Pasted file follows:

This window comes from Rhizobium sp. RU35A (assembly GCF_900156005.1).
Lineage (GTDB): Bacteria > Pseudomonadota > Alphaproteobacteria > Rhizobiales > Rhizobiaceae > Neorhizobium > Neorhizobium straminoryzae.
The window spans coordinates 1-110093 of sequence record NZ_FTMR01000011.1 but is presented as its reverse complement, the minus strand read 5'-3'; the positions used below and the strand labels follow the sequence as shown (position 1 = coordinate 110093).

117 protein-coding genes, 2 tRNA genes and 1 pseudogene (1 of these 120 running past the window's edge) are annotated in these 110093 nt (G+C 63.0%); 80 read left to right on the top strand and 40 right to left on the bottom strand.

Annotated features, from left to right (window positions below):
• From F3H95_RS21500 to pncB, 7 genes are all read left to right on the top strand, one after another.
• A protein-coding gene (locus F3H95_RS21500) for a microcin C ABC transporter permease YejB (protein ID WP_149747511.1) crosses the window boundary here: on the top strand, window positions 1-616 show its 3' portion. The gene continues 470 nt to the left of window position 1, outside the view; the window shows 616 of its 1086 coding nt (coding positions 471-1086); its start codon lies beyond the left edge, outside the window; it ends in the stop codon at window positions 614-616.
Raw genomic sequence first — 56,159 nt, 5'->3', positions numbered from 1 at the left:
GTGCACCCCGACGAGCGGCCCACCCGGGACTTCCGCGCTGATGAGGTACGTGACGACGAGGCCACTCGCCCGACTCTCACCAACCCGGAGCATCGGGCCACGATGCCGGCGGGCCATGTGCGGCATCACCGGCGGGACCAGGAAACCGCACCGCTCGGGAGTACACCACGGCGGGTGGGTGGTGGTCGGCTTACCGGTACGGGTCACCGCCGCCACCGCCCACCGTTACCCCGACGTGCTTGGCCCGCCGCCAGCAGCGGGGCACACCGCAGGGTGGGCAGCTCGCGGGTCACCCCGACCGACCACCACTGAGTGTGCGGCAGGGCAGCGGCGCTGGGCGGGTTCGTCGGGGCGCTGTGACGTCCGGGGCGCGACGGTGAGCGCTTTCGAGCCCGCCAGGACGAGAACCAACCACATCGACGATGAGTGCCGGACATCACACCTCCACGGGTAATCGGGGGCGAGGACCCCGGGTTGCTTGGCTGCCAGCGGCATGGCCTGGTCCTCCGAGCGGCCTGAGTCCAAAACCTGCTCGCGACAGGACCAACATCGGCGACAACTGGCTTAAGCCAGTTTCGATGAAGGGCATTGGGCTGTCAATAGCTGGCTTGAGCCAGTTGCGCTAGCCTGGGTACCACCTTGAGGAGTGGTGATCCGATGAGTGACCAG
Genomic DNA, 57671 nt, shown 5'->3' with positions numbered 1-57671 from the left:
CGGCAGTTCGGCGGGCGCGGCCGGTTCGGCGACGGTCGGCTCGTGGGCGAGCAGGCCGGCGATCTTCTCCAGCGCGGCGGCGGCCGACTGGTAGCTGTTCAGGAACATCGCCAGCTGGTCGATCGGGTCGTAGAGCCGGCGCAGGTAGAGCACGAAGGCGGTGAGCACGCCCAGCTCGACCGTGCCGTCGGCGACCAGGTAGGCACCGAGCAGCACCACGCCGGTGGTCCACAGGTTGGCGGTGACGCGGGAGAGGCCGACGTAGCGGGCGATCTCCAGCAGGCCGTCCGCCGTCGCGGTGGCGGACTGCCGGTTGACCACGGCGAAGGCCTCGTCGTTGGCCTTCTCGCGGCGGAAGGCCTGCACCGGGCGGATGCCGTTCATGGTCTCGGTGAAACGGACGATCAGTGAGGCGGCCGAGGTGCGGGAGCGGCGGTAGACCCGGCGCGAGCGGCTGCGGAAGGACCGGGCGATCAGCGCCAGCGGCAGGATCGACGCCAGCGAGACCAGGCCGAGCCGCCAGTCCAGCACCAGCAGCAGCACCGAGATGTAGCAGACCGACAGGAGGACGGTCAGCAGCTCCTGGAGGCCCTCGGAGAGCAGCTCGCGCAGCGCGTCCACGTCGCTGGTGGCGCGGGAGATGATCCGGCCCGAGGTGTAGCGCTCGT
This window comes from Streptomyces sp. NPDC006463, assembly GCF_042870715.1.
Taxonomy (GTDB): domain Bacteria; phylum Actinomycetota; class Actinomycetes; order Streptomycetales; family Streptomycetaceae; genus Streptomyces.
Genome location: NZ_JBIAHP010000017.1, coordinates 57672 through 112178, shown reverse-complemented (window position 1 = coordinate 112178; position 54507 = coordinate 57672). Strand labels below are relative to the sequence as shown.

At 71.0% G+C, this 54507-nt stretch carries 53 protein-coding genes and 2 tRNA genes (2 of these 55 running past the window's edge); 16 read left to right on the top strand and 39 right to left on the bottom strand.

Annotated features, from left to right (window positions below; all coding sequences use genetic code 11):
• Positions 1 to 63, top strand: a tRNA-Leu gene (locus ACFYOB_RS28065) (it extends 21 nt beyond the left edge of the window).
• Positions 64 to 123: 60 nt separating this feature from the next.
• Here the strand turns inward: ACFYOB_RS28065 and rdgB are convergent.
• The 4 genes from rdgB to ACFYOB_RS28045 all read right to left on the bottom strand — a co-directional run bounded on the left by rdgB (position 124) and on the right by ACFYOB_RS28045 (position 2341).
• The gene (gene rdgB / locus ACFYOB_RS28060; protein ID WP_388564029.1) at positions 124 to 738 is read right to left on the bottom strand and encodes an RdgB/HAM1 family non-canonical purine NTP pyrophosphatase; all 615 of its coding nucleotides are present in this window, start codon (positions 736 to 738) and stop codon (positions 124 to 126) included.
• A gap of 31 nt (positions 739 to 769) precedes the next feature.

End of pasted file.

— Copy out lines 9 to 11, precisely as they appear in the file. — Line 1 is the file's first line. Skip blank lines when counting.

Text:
GTGCACCCCGACGAGCGGCCCACCCGGGACTTCCGCGCTGATGAGGTACGTGACGACGAGGCCACTCGCCCGACTCTCACCAACCCGGAGCATCGGGCCACGATGCCGGCGGGCCATGTGCGGCATCACCGGCGGGACCAGGAAACCGCACCGCTCGGGAGTACACCACGGCGGGTGGGTGGTGGTCGGCTTACCGGTACGGGTCACCGCCGCCACCGCCCACCGTTACCCCGACGTGCTTGGCCCGCCGCCAGCAGCGGGGCACACCGCAGGGTGGGCAGCTCGCGGGTCACCCCGACCGACCACCACTGAGTGTGCGGCAGGGCAGCGGCGCTGGGCGGGTTCGTCGGGGCGCTGTGACGTCCGGGGCGCGACGGTGAGCGCTTTCGAGCCCGCCAGGACGAGAACCAACCACATCGACGATGAGTGCCGGACATCACACCTCCACGGGTAATCGGGGGCGAGGACCCCGGGTTGCTTGGCTGCCAGCGGCATGGCCTGGTCCTCCGAGCGGCCTGAGTCCAAAACCTGCTCGCGACAGGACCAACATCGGCGACAACTGGCTTAAGCCAGTTTCGATGAAGGGCATTGGGCTGTCAATAGCTGGCTTGAGCCAGTTGCGCTAGCCTGGGTACCACCTTGAGGAGTGGTGATCCGATGAGTGACCAG
Genomic DNA, 57671 nt, shown 5'->3' with positions numbered 1-57671 from the left:
CGGCAGTTCGGCGGGCGCGGCCGGTTCGGCGACGGTCGGCTCGTGGGCGAGCAGGCCGGCGATCTTCTCCAGCGCGGCGGCGGCCGACTGGTAGCTGTTCAGGAACATCGCCAGCTGGTCGATCGGGTCGTAGAGCCGGCGCAGGTAGAGCACGAAGGCGGTGAGCACGCCCAGCTCGACCGTGCCGTCGGCGACCAGGTAGGCACCGAGCAGCACCACGCCGGTGGTCCACAGGTTGGCGGTGACGCGGGAGAGGCCGACGTAGCGGGCGATCTCCAGCAGGCCGTCCGCCGTCGCGGTGGCGGACTGCCGGTTGACCACGGCGAAGGCCTCGTCGTTGGCCTTCTCGCGGCGGAAGGCCTGCACCGGGCGGATGCCGTTCATGGTCTCGGTGAAACGGACGATCAGTGAGGCGGCCGAGGTGCGGGAGCGGCGGTAGACCCGGCGCGAGCGGCTGCGGAAGGACCGGGCGATCAGCGCCAGCGGCAGGATCGACGCCAGCGAGACCAGGCCGAGCCGCCAGTCCAGCACCAGCAGCAGCACCGAGATGTAGCAGACCGACAGGAGGACGGTCAGCAGCTCCTGGAGGCCCTCGGAGAGCAGCTCGCGCAGCGCGTCCACGTCGCTGGTGGCGCGGGAGATGATCCGGCCCGAGGTGTAGCGCTCGT